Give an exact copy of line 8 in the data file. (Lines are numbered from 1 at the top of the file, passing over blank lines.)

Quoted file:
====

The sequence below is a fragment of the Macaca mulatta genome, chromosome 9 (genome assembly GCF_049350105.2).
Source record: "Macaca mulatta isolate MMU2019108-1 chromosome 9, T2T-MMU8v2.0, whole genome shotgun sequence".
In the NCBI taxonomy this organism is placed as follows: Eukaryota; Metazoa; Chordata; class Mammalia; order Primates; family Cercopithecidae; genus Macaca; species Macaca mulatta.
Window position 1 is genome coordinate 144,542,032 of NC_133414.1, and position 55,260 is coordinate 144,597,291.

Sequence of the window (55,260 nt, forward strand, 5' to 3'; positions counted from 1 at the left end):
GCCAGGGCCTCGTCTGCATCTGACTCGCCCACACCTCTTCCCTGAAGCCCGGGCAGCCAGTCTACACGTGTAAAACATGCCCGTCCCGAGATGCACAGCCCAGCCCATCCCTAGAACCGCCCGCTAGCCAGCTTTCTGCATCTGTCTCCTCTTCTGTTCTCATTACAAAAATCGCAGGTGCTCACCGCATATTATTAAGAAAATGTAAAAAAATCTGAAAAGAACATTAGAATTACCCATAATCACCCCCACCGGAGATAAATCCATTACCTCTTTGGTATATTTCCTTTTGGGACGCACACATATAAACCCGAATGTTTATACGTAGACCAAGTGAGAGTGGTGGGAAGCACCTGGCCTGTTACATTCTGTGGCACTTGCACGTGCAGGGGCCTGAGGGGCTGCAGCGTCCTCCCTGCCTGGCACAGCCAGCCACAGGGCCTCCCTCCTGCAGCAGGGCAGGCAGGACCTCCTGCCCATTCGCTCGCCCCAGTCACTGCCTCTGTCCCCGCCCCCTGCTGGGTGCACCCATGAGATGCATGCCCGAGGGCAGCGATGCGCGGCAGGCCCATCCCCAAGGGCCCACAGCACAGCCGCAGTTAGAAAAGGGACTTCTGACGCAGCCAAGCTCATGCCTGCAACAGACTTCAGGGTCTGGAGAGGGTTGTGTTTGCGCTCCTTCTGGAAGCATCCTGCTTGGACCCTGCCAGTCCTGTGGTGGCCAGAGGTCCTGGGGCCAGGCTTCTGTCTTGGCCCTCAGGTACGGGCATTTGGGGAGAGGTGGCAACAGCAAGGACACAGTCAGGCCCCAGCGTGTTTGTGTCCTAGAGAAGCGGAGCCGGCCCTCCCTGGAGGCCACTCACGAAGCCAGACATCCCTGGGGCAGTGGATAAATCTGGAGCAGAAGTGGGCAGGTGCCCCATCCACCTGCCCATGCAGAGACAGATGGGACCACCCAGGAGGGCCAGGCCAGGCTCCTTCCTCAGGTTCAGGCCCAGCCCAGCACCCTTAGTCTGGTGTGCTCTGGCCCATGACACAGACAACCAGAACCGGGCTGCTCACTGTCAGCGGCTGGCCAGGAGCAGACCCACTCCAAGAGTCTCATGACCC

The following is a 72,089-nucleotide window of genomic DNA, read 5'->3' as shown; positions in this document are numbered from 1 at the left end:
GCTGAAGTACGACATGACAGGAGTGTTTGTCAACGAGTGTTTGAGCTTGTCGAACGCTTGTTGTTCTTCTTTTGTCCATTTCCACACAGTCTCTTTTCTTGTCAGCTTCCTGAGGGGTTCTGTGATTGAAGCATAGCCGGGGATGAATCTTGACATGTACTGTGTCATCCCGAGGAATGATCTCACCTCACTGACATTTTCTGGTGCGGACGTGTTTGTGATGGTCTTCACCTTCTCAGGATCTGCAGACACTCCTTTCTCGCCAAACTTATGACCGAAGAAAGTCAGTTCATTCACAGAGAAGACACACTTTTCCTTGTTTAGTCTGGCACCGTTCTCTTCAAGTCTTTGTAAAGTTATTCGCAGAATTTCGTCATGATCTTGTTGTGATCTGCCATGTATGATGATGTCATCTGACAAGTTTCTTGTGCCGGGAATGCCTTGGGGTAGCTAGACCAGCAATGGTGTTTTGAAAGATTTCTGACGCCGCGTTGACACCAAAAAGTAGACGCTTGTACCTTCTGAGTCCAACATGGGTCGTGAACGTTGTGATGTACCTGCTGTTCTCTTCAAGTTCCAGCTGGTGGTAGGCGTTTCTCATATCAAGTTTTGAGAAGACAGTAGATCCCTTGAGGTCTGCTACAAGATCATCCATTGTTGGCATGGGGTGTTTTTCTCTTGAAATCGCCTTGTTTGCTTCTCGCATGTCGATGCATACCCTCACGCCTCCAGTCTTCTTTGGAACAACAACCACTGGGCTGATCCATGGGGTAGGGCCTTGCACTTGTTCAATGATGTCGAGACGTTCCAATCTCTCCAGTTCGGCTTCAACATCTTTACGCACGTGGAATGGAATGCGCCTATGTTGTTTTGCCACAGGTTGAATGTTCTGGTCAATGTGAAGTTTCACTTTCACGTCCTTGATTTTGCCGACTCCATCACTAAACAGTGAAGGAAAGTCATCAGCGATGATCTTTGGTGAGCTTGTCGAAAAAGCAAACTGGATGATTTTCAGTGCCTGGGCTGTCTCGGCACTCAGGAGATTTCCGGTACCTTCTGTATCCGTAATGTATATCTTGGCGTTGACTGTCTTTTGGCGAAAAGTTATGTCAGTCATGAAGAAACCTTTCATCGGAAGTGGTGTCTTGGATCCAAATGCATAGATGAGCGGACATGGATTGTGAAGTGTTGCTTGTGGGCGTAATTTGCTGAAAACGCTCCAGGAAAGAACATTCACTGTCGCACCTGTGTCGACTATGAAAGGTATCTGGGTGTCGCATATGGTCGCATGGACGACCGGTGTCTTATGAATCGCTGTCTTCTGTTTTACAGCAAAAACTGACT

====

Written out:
GCTGAAGTACGACATGACAGGAGTGTTTGTCAACGAGTGTTTGAGCTTGTCGAACGCTTGTTGTTCTTCTTTTGTCCATTTCCACACAGTCTCTTTTCTTGTCAGCTTCCTGAGGGGTTCTGTGATTGAAGCATAGCCGGGGATGAATCTTGACATGTACTGTGTCATCCCGAGGAATGATCTCACCTCACTGACATTTTCTGGTGCGGACGTGTTTGTGATGGTCTTCACCTTCTCAGGATCTGCAGACACTCCTTTCTCGCCAAACTTATGACCGAAGAAAGTCAGTTCATTCACAGAGAAGACACACTTTTCCTTGTTTAGTCTGGCACCGTTCTCTTCAAGTCTTTGTAAAGTTATTCGCAGAATTTCGTCATGATCTTGTTGTGATCTGCCATGTATGATGATGTCATCTGACAAGTTTCTTGTGCCGGGAATGCCTTGGGGTAGCTAGACCAGCAATGGTGTTTTGAAAGATTTCTGACGCCGCGTTGACACCAAAAAGTAGACGCTTGTACCTTCTGAGTCCAACATGGGTCGTGAACGTTGTGATGTACCTGCTGTTCTCTTCAAGTTCCAGCTGGTGGTAGGCGTTTCTCATATCAAGTTTTGAGAAGACAGTAGATCCCTTGAGGTCTGCTACAAGATCATCCATTGTTGGCATGGGGTGTTTTTCTCTTGAAATCGCCTTGTTTGCTTCTCGCATGTCGATGCATACCCTCACGCCTCCAGTCTTCTTTGGAACAACAACCACTGGGCTGATCCATGGGGTAGGGCCTTGCACTTGTTCAATGATGTCGAGACGTTCCAATCTCTCCAGTTCGGCTTCAACATCTTTACGCACGTGGAATGGAATGCGCCTATGTTGTTTTGCCACAGGTTGAATGTTCTGGTCAATGTGAAGTTTCACTTTCACGTCCTTGATTTTGCCGACTCCATCACTAAACAGTGAAGGAAAGTCATCAGCGATGATCTTTGGTGAGCTTGTCGAAAAAGCAAACTGGATGATTTTCAGTGCCTGGGCTGTCTCGGCACTCAGGAGATTTCCGGTACCTTCTGTATCCGTAATGTATATCTTGGCGTTGACTGTCTTTTGGCGAAAAGTTATGTCAGTCATGAAGAAACCTTTCATCGGAAGTGGTGTCTTGGATCCAAATGCATAGATGAGCGGACATGGATTGTGAAGTGTTGCTTGTGGGCGTAATTTGCTGAAAACGCTCCAGGAAAGAACATTCACTGTCGCACCTGTGTCGACTATGAAAGGTATCTGGGTGTCGCATATGGTCGCATGGACGACCGGTGTCTTATGAATCGCTGTCTTCTGTTTTACAGCAAAAACTGACT